Unfortunately, digital imaging professionals have now also taken the term to refer to the smallest unit of image data in a digital image file. This has caused a lot of confusion, but there seems to be no other appropriate word (that I know of).
Nowadays, it seems important to distinguish between the virtual pixels inside a digital file (which are of course just lists of numbers representing colors) and the physical pixels in a real-world output device (screen but not paper).
I personally advocate using the term "pixel" to refer to the virtual dots, and using the term "dot" to refer to the dots on your screen (which have always been called pixels). I guess it just seems more intuitive for people I work with to think of "real dots" and "virtual pixels."
Since the issues are the same between physical screen dots and physical ink dots on paper, I would love for them to be referred to by the same name, and that's why I encourage "dots" per inch (dots and inches both being physical). "Pixels" per inch does have an industry standard meaning with respect to hardware displays, but not with respect to ink on paper, where we talk about DPI and also (another historical term) Lines per Inch.
Adding to the confusion is the fact that "pixels per inch" has no meaning if you're referring to the digital image file itself (outside the context of printing or displaying) since the virtual dots are literally of no size (and the image could end up unchanged on a postcard or a billboard). So again, I think it's clearer to reserve the term "pixel" for the virtual, and the term "dot" for the physical. The only people this will really annoy are (hopefully) those who already clearly understand the issues. Those who are still trying to grok the true nature of digital images will not know the historical meaning (before it was coopted by programmers).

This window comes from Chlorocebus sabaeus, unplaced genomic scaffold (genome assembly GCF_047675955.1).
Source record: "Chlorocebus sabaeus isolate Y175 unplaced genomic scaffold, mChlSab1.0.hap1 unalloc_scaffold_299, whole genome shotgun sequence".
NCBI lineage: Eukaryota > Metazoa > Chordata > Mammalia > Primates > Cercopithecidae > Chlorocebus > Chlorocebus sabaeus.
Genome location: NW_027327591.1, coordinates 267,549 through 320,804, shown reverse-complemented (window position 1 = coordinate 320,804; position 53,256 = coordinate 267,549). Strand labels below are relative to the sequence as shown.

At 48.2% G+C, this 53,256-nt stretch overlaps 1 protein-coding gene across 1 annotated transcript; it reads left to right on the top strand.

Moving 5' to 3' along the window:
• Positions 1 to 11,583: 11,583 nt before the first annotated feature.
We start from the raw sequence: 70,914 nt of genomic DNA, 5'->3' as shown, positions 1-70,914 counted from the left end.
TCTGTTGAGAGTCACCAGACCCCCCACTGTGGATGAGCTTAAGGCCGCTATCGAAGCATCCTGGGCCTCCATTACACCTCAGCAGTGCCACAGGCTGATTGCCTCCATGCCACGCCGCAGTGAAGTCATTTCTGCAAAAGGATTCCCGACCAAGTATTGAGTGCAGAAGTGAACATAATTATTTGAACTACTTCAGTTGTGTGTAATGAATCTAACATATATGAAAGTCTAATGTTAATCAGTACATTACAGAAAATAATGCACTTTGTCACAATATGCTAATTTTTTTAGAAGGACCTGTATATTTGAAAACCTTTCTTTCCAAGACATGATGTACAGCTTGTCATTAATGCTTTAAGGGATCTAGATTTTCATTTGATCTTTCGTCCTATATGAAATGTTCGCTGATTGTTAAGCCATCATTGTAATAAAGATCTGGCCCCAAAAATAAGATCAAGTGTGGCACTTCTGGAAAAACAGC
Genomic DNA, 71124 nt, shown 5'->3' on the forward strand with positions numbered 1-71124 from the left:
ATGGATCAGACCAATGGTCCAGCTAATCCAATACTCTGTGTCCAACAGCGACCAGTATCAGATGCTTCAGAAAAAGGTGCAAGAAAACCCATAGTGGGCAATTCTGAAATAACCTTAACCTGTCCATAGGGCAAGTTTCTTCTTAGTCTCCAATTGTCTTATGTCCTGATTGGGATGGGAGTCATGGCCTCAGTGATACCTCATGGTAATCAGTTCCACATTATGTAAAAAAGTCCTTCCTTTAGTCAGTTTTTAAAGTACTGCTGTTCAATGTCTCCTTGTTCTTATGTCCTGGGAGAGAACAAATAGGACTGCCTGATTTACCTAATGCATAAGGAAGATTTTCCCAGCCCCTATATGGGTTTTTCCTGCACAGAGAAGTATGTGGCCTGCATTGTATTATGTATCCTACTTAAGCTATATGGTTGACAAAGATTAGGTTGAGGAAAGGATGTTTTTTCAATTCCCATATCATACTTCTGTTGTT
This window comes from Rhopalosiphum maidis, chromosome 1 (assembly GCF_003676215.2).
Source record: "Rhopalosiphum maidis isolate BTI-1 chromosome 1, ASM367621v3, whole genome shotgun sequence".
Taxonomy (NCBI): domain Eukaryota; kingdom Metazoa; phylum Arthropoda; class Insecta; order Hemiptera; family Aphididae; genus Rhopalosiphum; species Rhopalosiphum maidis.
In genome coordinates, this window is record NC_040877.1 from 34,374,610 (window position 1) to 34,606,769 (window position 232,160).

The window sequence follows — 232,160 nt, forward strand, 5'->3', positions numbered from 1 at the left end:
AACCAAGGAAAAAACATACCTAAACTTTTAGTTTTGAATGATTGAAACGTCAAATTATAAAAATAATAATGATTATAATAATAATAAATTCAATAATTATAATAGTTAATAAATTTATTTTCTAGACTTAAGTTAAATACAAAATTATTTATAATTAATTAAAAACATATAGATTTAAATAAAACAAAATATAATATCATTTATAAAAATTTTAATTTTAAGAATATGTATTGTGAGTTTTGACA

charles badland wrote:
and, a new New Document dialog:
How is your proposal particularly different from the current File - New dialog? Just the terminology?
Your wanting to move Pixel Aspect Ratio somewhere else might have merit for someone who doesn't need it, but what would the people who use it do? You don't need to see it - just don't show the Advanced settings.
Yep. Mostly terminology change, terms that (I think) make more sense for New Document dialog.
Plus it is a bit simplified through elimination of the disclosure triangle that revealed only two additional "advanced" options. (Seems kind of silly.)
I always want to see what my Color Profile is when creating a new document. But I never use the pixel aspect ratio. I wonder if it is feasible to move it to have that be somewhere else?
Marian Driscoll wrote:
...Screen designers only work in pixels....
They do but they may need to be aware of the physical size of the display in order to decide the pixels needed. For example interactive displays like bank machines, tickets consoles, even digital billboards, etc. - you need to now the physical size in order to make a functional design. The screen designers when editing image size will never uncheck resample image but they still may use the "Print size" section to calculate the needed pixels. Some iphones have abve 300 ppi. If the designer only is interested in the pixel dimensions and doesn't care about the physical size, if using 80 ppi monitor display, s/he may design buttons that will be too small to be pressed individually by a finger on the iphone.
My only suggestion for your version would be to change the "Print Size" caption to "Output Size". Perhaps a tooltip over "Output Size" could help clarify that this applies to screens (e.g., 72 DPI, 96 DPI, etc.) as well as to printers.
But there is no way of knowing the resolution or size of the output display device. That is why web designers deal in pixel dimensions, not PPI. Physical size on various monitors is neither predictable nor controllable.
ashtangakasha and emil,
If I'm designing a web page for an iPhone 3 (480x320) and an iPhone 4 (960x640). They both have the same physical screen size. What PPI should I set for my document?
If I'm designing video graphics for 720p to display on everyone's TVs, what PPI should I set?
If I'm designing for a kiosk (bank machine, ticket POS), what PPI should I set?
This discussion has gone nutty. People that I thought had a grasp on this topic now seem to be thoroughly confused.
Marian Driscoll wrote:
... If I'm designing a web page for an iPhone 3 (480x320) and an iPhone 4 (960x640). They both have the same physical screen size. What PPI should I set for my document?...